Planning and Environment Quarterly Case Review - June 2023
As winter descends, it’s time for our second Quarterly Case Review for the year. Special Counsel Gemma Chadwick and Partner Sarah Macoun have prepared a read for a cold day, summarising some interesting Court decisions about:
This appeal involved a small application but a seemingly large issue. The application was to reconfigure one lot into two. The land was located at Canungra, in the rural zone, and partly affected by an agricultural land overlay. The application was refused by Council, with the primary issue being non-compliance with minimum lot size (100 ha) for the Rural zone (a planning outcome reinforced at every level of the scheme).
The site was 28.31 ha, irregular in shape and divided into two proportions by a public road. The lot size was 5.132 ha on one side of the road, and 23.18 ha on the other. The proposed subdivision reflected that configuration.
The Court accepted that elevating minimum lots sizes to the provisions of the strategic framework reinforced their importance, but noted that it was not a prohibition on lots below that size. Planning principles underlying the minimum lot sizes were put forward by the expert town planners. They included the protection of agricultural capacity of rural land, protection of prevailing rural character, prevention of fragmentation that would diminish the available land for rural use and preventing land use conflicts between primarily residential uses and rural uses.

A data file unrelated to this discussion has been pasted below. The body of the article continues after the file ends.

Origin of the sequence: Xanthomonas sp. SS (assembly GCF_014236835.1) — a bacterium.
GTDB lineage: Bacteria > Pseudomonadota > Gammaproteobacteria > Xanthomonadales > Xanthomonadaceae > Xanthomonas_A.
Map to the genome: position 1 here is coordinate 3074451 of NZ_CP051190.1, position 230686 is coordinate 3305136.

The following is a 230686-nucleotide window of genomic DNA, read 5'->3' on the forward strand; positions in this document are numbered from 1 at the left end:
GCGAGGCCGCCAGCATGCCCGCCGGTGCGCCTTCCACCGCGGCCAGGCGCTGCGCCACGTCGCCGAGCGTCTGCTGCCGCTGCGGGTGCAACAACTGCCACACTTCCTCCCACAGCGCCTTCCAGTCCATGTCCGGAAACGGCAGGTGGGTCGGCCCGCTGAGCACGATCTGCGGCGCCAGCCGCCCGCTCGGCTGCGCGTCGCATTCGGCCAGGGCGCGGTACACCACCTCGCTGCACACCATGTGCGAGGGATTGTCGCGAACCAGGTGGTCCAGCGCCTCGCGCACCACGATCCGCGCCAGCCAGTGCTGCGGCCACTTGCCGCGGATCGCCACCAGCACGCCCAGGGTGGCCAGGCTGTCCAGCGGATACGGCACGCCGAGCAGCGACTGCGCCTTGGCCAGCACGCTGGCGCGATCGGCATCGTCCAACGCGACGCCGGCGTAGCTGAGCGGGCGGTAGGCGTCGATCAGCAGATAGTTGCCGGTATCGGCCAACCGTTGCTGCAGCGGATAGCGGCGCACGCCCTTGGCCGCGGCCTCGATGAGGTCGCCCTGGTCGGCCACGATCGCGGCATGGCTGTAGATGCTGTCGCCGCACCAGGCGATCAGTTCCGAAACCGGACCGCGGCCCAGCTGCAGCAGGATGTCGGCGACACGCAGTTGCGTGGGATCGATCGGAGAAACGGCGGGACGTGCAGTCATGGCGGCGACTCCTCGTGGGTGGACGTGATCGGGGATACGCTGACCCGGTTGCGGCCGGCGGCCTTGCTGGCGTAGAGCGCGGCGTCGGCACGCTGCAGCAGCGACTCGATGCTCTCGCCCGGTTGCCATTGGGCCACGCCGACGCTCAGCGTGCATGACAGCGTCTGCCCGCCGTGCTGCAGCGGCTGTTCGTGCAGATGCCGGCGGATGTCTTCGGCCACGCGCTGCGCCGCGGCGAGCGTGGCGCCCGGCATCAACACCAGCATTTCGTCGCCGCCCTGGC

The parties’ experts agreed that subdivision would not have any material impacts on the agricultural productivity of the site, which was already fairly constrained due to its steep slope. The land was already severed by the public road. Those factors, along with findings that the character of the area would be preserved, and the lots would facilitate the establishment of uses identified as consist with the rural zone, resulted in the Court being satisfied the underlying planning rationale was not offended by the application, and it could be approved.
This case is another decision about short-term accommodation uses, but in slightly different context. The appeal related to the Council’s decision, under a local law, to refuse an application to allow “the operation of short stay letting” – a prescribed activity under the Noosa Shire Council Local Law No. 1 (Administration) 2015 (Local Law). The statutory basis for the appeal was section 229 of the Planning Act 2016, which allows an appeal to be made against the decision of a local government under a local law about the use of premises.
The Appellant was the owner of a duplex at Sunshine Beach. The premises had the benefit of a development approval, issued in 2015, for a material change of use described as ‘Multiple Housing Type 2 – Duplex’. The owner wanted to use the duplex for short-term accommodation and came up against an approval requirement under the Local Law.